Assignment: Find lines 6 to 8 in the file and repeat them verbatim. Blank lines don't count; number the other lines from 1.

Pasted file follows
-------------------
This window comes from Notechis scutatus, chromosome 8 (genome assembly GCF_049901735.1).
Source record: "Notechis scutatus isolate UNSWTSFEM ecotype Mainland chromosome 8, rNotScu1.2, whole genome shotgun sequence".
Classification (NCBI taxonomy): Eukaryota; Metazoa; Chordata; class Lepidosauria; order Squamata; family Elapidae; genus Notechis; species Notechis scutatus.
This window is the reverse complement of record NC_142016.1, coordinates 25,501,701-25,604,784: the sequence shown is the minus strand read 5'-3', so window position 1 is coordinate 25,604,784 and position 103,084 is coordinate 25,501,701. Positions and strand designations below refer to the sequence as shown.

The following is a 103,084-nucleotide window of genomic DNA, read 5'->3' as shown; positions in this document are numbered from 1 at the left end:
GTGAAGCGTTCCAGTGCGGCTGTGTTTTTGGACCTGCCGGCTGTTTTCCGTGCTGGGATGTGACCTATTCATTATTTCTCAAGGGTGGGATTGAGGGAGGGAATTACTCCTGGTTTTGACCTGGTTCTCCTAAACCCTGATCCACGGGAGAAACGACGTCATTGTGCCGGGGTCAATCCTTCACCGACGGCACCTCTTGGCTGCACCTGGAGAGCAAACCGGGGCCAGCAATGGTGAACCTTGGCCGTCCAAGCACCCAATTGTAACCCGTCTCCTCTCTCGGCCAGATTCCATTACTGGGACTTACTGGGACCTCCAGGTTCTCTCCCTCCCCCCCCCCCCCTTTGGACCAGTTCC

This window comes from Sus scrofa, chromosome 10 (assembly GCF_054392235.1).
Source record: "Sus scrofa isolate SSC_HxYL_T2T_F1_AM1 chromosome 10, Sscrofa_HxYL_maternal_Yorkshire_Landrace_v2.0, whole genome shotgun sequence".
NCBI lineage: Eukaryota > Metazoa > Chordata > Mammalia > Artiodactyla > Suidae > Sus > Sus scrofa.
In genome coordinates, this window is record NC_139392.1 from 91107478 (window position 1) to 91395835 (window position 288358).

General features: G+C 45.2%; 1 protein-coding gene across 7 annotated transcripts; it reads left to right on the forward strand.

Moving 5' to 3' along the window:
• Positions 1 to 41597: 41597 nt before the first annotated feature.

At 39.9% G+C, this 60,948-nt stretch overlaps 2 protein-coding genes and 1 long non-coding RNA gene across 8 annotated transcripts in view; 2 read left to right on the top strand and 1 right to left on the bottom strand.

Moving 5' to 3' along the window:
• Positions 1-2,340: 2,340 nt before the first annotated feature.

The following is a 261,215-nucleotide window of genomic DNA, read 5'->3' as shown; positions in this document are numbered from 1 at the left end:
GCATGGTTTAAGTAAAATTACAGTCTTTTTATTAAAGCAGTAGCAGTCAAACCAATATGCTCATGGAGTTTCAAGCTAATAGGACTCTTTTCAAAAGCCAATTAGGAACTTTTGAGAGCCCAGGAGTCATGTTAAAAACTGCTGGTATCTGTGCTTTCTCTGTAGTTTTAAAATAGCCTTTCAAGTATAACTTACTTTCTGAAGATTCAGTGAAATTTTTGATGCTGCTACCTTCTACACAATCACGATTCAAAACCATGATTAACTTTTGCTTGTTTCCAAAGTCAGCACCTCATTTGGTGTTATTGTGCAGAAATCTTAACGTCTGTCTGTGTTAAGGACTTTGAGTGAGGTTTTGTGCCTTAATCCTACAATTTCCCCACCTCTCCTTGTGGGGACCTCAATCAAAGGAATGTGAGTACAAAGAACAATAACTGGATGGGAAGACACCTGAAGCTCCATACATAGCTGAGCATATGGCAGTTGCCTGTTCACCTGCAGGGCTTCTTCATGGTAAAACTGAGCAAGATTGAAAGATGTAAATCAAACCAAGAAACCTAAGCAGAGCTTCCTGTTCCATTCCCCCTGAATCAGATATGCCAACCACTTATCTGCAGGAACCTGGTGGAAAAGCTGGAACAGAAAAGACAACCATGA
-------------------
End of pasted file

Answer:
GTGAAGCGTTCCAGTGCGGCTGTGTTTTTGGACCTGCCGGCTGTTTTCCGTGCTGGGATGTGACCTATTCATTATTTCTCAAGGGTGGGATTGAGGGAGGGAATTACTCCTGGTTTTGACCTGGTTCTCCTAAACCCTGATCCACGGGAGAAACGACGTCATTGTGCCGGGGTCAATCCTTCACCGACGGCACCTCTTGGCTGCACCTGGAGAGCAAACCGGGGCCAGCAATGGTGAACCTTGGCCGTCCAAGCACCCAATTGTAACCCGTCTCCTCTCTCGGCCAGATTCCATTACTGGGACTTACTGGGACCTCCAGGTTCTCTCCCTCCCCCCCCCCCCCTTTGGACCAGTTCC

This window comes from Sus scrofa, chromosome 10 (assembly GCF_054392235.1).
Source record: "Sus scrofa isolate SSC_HxYL_T2T_F1_AM1 chromosome 10, Sscrofa_HxYL_maternal_Yorkshire_Landrace_v2.0, whole genome shotgun sequence".